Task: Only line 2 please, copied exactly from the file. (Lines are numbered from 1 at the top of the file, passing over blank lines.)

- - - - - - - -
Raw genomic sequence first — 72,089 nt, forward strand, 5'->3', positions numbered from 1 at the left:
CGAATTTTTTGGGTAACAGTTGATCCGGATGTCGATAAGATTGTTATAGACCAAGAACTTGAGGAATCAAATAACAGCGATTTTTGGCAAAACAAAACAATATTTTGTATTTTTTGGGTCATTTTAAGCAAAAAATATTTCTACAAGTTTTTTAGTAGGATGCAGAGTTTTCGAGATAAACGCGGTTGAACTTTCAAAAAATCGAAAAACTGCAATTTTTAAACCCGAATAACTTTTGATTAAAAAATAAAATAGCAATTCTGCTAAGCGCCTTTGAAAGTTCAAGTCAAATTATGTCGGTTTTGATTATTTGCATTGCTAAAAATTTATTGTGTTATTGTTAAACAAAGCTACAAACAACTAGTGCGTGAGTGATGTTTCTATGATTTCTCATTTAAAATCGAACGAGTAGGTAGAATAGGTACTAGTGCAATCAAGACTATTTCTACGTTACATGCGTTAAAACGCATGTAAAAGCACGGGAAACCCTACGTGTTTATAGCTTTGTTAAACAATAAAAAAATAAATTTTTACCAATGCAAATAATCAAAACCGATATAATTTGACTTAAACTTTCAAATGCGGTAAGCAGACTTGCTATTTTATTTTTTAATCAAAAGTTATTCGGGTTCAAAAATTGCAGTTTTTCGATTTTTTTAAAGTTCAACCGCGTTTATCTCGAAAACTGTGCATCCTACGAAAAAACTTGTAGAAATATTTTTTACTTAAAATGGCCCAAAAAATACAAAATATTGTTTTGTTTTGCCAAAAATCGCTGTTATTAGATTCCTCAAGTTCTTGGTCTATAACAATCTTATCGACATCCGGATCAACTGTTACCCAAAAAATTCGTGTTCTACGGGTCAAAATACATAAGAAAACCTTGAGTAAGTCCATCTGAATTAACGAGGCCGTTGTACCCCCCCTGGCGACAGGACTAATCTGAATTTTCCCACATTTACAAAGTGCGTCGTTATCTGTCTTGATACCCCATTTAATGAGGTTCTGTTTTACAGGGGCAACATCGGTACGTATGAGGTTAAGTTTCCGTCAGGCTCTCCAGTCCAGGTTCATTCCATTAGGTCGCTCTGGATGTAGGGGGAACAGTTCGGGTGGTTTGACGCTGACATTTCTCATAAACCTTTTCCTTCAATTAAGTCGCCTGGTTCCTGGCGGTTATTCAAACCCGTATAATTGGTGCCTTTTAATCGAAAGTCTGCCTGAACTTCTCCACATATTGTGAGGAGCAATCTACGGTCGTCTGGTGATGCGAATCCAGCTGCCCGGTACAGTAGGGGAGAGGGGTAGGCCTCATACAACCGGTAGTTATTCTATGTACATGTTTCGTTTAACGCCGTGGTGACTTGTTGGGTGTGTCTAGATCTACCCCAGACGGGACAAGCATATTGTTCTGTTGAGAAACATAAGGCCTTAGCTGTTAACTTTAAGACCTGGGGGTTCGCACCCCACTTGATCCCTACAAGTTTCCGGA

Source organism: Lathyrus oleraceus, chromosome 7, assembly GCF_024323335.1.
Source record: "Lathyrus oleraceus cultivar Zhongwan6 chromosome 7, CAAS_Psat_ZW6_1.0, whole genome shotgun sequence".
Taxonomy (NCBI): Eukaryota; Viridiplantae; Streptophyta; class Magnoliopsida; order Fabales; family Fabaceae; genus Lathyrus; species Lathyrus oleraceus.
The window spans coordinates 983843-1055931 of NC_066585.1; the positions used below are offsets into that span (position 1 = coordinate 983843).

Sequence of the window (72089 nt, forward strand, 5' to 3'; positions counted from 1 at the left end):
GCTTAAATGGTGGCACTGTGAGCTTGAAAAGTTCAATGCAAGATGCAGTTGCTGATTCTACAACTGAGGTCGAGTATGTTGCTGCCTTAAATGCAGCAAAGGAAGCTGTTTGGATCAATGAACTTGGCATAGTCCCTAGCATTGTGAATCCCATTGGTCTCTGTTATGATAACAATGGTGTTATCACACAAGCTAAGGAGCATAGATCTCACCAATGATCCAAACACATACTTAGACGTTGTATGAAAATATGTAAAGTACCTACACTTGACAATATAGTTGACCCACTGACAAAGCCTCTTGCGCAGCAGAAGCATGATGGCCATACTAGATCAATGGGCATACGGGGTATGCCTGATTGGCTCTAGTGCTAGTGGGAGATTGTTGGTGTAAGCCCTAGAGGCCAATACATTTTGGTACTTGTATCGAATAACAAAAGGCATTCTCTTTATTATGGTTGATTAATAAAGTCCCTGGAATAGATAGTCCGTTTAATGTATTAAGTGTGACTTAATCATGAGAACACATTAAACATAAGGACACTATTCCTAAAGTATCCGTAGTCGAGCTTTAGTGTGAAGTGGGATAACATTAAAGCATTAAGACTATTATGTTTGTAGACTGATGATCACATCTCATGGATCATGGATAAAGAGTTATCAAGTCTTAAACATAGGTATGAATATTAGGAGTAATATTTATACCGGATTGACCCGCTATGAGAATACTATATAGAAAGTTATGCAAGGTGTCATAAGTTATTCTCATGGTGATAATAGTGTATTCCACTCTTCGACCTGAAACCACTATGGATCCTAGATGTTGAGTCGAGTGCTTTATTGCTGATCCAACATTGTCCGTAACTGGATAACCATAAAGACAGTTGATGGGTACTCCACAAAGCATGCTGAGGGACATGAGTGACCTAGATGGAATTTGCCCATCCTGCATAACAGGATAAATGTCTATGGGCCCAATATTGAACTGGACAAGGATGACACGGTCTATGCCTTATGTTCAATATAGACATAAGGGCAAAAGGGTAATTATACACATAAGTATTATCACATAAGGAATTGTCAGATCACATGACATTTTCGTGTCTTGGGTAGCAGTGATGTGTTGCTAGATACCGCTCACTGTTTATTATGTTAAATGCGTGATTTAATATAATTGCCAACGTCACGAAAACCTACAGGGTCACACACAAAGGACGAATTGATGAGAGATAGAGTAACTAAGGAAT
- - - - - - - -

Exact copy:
CGAATTTTTTGGGTAACAGTTGATCCGGATGTCGATAAGATTGTTATAGACCAAGAACTTGAGGAATCAAATAACAGCGATTTTTGGCAAAACAAAACAATATTTTGTATTTTTTGGGTCATTTTAAGCAAAAAATATTTCTACAAGTTTTTTAGTAGGATGCAGAGTTTTCGAGATAAACGCGGTTGAACTTTCAAAAAATCGAAAAACTGCAATTTTTAAACCCGAATAACTTTTGATTAAAAAATAAAATAGCAATTCTGCTAAGCGCCTTTGAAAGTTCAAGTCAAATTATGTCGGTTTTGATTATTTGCATTGCTAAAAATTTATTGTGTTATTGTTAAACAAAGCTACAAACAACTAGTGCGTGAGTGATGTTTCTATGATTTCTCATTTAAAATCGAACGAGTAGGTAGAATAGGTACTAGTGCAATCAAGACTATTTCTACGTTACATGCGTTAAAACGCATGTAAAAGCACGGGAAACCCTACGTGTTTATAGCTTTGTTAAACAATAAAAAAATAAATTTTTACCAATGCAAATAATCAAAACCGATATAATTTGACTTAAACTTTCAAATGCGGTAAGCAGACTTGCTATTTTATTTTTTAATCAAAAGTTATTCGGGTTCAAAAATTGCAGTTTTTCGATTTTTTTAAAGTTCAACCGCGTTTATCTCGAAAACTGTGCATCCTACGAAAAAACTTGTAGAAATATTTTTTACTTAAAATGGCCCAAAAAATACAAAATATTGTTTTGTTTTGCCAAAAATCGCTGTTATTAGATTCCTCAAGTTCTTGGTCTATAACAATCTTATCGACATCCGGATCAACTGTTACCCAAAAAATTCGTGTTCTACGGGTCAAAATACATAAGAAAACCTTGAGTAAGTCCATCTGAATTAACGAGGCCGTTGTACCCCCCCTGGCGACAGGACTAATCTGAATTTTCCCACATTTACAAAGTGCGTCGTTATCTGTCTTGATACCCCATTTAATGAGGTTCTGTTTTACAGGGGCAACATCGGTACGTATGAGGTTAAGTTTCCGTCAGGCTCTCCAGTCCAGGTTCATTCCATTAGGTCGCTCTGGATGTAGGGGGAACAGTTCGGGTGGTTTGACGCTGACATTTCTCATAAACCTTTTCCTTCAATTAAGTCGCCTGGTTCCTGGCGGTTATTCAAACCCGTATAATTGGTGCCTTTTAATCGAAAGTCTGCCTGAACTTCTCCACATATTGTGAGGAGCAATCTACGGTCGTCTGGTGATGCGAATCCAGCTGCCCGGTACAGTAGGGGAGAGGGGTAGGCCTCATACAACCGGTAGTTATTCTATGTACATGTTTCGTTTAACGCCGTGGTGACTTGTTGGGTGTGTCTAGATCTACCCCAGACGGGACAAGCATATTGTTCTGTTGAGAAACATAAGGCCTTAGCTGTTAACTTTAAGACCTGGGGGTTCGCACCCCACTTGATCCCTACAAGTTTCCGGA